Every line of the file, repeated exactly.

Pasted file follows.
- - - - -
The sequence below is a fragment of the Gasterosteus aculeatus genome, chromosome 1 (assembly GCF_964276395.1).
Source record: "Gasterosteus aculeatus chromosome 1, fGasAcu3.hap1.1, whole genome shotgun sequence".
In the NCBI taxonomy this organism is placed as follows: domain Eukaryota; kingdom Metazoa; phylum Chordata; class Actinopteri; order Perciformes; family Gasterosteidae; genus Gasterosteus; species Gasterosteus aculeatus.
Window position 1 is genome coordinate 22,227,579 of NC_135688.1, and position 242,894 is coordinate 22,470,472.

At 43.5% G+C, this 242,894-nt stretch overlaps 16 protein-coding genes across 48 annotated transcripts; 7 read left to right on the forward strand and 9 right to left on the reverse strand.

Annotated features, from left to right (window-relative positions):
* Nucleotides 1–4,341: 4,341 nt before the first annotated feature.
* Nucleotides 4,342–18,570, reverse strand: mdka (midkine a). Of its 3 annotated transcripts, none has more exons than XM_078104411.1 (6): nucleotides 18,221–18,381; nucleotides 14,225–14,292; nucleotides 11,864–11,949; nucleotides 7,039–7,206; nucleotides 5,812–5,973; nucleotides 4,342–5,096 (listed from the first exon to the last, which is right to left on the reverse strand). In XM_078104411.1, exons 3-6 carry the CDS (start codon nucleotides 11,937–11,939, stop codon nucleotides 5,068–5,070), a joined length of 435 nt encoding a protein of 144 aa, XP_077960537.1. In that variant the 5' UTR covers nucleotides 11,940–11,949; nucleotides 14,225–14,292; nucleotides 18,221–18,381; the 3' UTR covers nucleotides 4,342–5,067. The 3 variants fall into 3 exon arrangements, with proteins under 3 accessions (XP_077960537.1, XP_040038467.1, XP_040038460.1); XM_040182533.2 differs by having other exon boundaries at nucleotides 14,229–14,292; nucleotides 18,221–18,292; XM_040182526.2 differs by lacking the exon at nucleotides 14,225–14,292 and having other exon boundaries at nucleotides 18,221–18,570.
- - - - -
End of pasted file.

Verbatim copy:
The sequence below is a fragment of the Gasterosteus aculeatus genome, chromosome 1 (assembly GCF_964276395.1).
Source record: "Gasterosteus aculeatus chromosome 1, fGasAcu3.hap1.1, whole genome shotgun sequence".
In the NCBI taxonomy this organism is placed as follows: domain Eukaryota; kingdom Metazoa; phylum Chordata; class Actinopteri; order Perciformes; family Gasterosteidae; genus Gasterosteus; species Gasterosteus aculeatus.
Window position 1 is genome coordinate 22,227,579 of NC_135688.1, and position 242,894 is coordinate 22,470,472.

At 43.5% G+C, this 242,894-nt stretch overlaps 16 protein-coding genes across 48 annotated transcripts; 7 read left to right on the forward strand and 9 right to left on the reverse strand.

Annotated features, from left to right (window-relative positions):
* Nucleotides 1–4,341: 4,341 nt before the first annotated feature.
* Nucleotides 4,342–18,570, reverse strand: mdka (midkine a). Of its 3 annotated transcripts, none has more exons than XM_078104411.1 (6): nucleotides 18,221–18,381; nucleotides 14,225–14,292; nucleotides 11,864–11,949; nucleotides 7,039–7,206; nucleotides 5,812–5,973; nucleotides 4,342–5,096 (listed from the first exon to the last, which is right to left on the reverse strand). In XM_078104411.1, exons 3-6 carry the CDS (start codon nucleotides 11,937–11,939, stop codon nucleotides 5,068–5,070), a joined length of 435 nt encoding a protein of 144 aa, XP_077960537.1. In that variant the 5' UTR covers nucleotides 11,940–11,949; nucleotides 14,225–14,292; nucleotides 18,221–18,381; the 3' UTR covers nucleotides 4,342–5,067. The 3 variants fall into 3 exon arrangements, with proteins under 3 accessions (XP_077960537.1, XP_040038467.1, XP_040038460.1); XM_040182533.2 differs by having other exon boundaries at nucleotides 14,229–14,292; nucleotides 18,221–18,292; XM_040182526.2 differs by lacking the exon at nucleotides 14,225–14,292 and having other exon boundaries at nucleotides 18,221–18,570.